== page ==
Bernard Cornwell is the absolute master of historical fiction. His novels are meticulously researched whether you are raiding with Vikings, marching through a Napoleonic battlefield or seeking the Holy Grail with King Arthur. I am baffled as to how a man can be a seeming expert in so many areas of history on so many continents. The other thing I adore about his work is how I never, ever pay attention to the fact that I am reading fiction. The writing flows in such a way that I never get jarred or thrown out of the world he is creating. The dialogue is consistently both historically nuanced and modern. The characters are fleshed out and completely believable and I am rambling again as my love for the Cornwell gets the better of me. Apologies.

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“The Last Kingdom” is the first in the ten book series dubbed “The Saxon Chronicles” and has recently been made into a passably entertaining BBC series. It follows the adventures of a young Anglo-Saxon turned Viking boy – Utred, as he seeks revenge for the seizing of his birthright by his uncle and finds his way in the warring kingdoms that make up what is yet to be called Britain.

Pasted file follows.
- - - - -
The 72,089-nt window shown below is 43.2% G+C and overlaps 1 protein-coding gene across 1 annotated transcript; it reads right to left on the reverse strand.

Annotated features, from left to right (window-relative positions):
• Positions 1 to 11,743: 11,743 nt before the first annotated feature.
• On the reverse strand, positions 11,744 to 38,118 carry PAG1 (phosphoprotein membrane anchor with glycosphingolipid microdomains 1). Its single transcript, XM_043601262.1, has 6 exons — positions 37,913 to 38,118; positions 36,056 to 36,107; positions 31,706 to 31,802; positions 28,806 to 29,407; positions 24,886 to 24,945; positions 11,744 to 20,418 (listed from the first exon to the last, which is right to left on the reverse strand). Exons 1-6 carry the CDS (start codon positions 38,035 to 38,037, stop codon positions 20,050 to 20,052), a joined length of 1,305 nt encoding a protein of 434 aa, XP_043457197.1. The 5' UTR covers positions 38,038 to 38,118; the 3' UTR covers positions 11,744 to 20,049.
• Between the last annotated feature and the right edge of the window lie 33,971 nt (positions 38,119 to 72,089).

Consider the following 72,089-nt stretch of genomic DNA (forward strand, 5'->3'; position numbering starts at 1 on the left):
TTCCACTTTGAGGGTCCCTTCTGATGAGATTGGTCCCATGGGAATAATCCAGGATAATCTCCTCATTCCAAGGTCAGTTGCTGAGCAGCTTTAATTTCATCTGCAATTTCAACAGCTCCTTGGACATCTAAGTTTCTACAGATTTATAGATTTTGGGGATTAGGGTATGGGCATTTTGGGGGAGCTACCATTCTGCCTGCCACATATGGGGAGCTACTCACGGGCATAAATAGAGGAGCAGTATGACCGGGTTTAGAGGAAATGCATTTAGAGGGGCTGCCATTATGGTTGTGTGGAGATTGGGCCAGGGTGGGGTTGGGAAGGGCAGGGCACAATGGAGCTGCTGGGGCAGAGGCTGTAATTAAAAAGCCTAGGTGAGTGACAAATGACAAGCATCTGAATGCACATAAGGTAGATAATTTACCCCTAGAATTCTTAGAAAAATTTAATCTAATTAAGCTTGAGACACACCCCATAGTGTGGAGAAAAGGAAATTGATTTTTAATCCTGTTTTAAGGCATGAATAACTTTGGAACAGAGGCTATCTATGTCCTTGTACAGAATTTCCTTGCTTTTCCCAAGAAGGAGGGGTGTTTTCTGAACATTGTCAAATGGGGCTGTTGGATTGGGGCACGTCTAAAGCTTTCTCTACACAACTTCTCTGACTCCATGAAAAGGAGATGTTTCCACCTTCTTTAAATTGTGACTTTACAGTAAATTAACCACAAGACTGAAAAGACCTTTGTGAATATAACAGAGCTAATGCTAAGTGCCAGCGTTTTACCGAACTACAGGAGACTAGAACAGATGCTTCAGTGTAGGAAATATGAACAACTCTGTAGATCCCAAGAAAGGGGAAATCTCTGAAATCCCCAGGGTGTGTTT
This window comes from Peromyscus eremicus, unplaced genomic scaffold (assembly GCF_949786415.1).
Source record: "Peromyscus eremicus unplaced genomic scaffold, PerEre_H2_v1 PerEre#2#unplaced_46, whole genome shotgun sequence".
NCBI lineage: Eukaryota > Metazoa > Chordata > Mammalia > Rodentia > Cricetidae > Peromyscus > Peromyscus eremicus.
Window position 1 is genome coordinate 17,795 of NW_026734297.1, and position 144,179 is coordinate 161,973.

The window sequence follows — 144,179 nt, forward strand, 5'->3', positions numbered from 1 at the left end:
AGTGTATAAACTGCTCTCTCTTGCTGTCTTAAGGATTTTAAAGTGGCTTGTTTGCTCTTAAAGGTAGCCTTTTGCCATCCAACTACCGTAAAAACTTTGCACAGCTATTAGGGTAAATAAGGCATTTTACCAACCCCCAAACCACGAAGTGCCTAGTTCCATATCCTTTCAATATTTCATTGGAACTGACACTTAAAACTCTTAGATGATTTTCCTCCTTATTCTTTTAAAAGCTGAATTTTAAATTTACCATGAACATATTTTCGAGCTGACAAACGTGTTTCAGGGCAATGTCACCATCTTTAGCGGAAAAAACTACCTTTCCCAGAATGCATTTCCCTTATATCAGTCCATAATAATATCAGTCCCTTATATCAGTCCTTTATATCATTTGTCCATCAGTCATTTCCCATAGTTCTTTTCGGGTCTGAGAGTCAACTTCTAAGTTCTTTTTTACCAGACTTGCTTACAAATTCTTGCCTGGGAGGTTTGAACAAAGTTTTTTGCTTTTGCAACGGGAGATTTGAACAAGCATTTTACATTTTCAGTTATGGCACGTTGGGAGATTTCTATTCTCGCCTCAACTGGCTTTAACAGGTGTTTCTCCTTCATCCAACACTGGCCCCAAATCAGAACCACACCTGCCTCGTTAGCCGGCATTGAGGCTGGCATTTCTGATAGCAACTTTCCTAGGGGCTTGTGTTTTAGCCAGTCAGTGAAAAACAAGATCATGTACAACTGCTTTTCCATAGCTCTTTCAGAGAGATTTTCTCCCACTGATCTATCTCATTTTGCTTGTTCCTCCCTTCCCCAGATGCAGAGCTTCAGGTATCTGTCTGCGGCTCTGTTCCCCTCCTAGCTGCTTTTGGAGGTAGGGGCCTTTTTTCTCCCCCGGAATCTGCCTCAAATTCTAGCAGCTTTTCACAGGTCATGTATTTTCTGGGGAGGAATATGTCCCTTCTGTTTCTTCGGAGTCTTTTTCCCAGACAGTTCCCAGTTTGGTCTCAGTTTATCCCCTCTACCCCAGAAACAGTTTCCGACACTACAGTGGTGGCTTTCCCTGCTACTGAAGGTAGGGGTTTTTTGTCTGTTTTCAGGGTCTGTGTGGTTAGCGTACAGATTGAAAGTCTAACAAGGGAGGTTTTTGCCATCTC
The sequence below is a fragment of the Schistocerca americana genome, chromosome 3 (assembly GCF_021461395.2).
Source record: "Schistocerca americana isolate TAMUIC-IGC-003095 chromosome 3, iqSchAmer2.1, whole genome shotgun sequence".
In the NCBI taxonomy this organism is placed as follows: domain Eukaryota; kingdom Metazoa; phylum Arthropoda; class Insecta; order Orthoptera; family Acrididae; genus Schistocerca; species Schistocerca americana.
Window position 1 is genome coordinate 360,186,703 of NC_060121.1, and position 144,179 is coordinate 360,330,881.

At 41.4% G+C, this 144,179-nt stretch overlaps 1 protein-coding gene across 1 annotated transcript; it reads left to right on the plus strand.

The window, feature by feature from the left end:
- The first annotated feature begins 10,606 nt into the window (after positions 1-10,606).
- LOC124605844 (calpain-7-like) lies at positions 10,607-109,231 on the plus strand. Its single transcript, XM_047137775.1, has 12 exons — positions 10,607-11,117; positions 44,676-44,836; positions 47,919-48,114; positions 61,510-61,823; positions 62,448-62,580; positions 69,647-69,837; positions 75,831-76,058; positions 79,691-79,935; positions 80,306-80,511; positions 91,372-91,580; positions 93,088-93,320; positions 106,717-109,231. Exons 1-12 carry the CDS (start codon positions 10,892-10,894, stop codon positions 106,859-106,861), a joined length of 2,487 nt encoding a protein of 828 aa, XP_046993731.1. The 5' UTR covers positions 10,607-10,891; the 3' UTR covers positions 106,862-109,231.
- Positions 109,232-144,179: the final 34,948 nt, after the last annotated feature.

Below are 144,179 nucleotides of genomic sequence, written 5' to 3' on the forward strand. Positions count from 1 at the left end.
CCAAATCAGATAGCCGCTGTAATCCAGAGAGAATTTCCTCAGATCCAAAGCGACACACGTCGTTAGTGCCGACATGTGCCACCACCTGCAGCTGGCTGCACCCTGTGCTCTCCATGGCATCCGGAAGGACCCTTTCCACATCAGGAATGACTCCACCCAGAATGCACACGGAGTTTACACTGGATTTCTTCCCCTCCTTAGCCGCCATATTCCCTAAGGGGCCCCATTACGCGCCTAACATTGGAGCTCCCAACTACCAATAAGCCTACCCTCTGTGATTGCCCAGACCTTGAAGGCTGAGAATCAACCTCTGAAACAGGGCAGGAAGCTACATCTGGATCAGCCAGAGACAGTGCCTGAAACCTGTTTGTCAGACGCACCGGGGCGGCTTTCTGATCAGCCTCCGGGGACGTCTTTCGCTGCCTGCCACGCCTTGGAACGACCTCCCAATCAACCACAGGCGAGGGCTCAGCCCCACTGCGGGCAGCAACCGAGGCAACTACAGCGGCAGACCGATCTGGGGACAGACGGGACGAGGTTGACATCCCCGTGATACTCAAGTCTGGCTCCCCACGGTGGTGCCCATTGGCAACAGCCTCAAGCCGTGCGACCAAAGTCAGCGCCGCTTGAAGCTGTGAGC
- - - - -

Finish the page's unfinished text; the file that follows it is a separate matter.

Everything I said above about Cornwall’s writing holds here. You are rooting for Utred right from the start, even though he is arrogant, headstrong and blood thirsty. It’s all rather appealing actually! He is a proper hero, the sort that is true to himself and has the ability to back it up. Many swashes are buckled and maidens rescued (or ravaged, depending) as our intrepid warrior makes a name for himself. There are plenty of slimy, obsequious villains that you are clamouring for Utred to punish and none of the badly written sex that so often plagues the historical genre when there is any hint of male / female relations.